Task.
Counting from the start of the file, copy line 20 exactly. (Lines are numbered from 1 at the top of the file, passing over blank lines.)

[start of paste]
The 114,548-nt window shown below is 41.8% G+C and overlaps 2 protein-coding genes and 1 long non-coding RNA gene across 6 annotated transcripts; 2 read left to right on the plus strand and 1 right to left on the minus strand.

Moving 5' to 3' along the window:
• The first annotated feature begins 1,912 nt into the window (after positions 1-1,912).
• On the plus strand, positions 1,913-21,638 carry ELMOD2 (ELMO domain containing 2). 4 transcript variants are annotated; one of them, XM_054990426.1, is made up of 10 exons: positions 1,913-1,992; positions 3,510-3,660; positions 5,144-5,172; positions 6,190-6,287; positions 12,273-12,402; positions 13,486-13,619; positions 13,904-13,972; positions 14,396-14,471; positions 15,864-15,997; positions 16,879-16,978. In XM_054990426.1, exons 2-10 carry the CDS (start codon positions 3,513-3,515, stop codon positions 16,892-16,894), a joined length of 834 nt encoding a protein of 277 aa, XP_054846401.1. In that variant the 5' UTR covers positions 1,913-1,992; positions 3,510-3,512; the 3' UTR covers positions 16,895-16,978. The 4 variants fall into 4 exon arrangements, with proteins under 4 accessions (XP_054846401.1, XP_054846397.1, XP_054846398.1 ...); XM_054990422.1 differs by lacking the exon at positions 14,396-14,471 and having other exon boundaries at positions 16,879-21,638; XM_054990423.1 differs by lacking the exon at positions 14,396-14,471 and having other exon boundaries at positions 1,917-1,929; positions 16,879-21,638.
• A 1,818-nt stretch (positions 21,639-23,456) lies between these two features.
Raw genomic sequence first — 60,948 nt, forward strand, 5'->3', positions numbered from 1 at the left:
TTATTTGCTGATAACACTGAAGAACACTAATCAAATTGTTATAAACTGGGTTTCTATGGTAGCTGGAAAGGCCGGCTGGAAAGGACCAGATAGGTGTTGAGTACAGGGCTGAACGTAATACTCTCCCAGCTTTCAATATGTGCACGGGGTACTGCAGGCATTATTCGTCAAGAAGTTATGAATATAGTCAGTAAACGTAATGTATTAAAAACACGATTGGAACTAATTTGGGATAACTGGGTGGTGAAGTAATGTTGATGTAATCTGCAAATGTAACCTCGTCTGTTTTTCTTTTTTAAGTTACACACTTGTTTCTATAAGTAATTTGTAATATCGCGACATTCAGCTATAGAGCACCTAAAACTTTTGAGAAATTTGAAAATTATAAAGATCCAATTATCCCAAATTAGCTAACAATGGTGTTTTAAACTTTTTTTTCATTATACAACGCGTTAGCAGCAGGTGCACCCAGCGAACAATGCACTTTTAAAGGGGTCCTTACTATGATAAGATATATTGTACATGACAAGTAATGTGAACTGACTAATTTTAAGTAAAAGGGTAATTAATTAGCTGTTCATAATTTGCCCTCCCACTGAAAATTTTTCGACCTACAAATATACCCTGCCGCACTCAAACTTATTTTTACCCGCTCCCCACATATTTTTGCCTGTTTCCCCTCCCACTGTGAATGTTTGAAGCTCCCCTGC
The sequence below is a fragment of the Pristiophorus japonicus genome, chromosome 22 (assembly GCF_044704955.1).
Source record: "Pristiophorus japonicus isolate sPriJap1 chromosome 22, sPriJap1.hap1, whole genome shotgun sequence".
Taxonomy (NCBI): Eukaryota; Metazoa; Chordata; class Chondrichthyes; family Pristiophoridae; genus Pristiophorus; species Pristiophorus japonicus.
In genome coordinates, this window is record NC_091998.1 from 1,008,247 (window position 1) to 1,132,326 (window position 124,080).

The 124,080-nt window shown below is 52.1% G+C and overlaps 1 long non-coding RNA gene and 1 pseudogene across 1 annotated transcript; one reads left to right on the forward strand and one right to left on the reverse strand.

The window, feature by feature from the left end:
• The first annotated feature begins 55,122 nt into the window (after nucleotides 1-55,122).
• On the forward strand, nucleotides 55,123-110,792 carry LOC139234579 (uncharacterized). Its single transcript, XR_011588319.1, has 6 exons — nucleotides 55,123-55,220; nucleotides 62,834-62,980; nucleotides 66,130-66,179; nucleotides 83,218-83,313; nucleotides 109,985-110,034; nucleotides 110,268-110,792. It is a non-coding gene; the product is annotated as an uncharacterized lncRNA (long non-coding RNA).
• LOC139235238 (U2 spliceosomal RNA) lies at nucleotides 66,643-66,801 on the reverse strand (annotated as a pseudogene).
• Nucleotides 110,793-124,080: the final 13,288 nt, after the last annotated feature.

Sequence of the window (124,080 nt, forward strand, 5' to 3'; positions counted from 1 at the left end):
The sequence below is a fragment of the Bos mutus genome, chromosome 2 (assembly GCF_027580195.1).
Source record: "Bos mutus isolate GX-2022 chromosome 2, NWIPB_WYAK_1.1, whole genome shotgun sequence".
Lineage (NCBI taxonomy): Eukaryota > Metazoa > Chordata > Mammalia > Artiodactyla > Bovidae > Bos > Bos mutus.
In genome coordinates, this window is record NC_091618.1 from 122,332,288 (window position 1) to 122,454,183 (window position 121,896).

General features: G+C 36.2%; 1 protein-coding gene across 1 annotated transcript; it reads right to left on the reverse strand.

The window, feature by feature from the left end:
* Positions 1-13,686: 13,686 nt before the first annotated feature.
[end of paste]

Source record: "Bos mutus isolate GX-2022 chromosome 2, NWIPB_WYAK_1.1, whole genome shotgun sequence".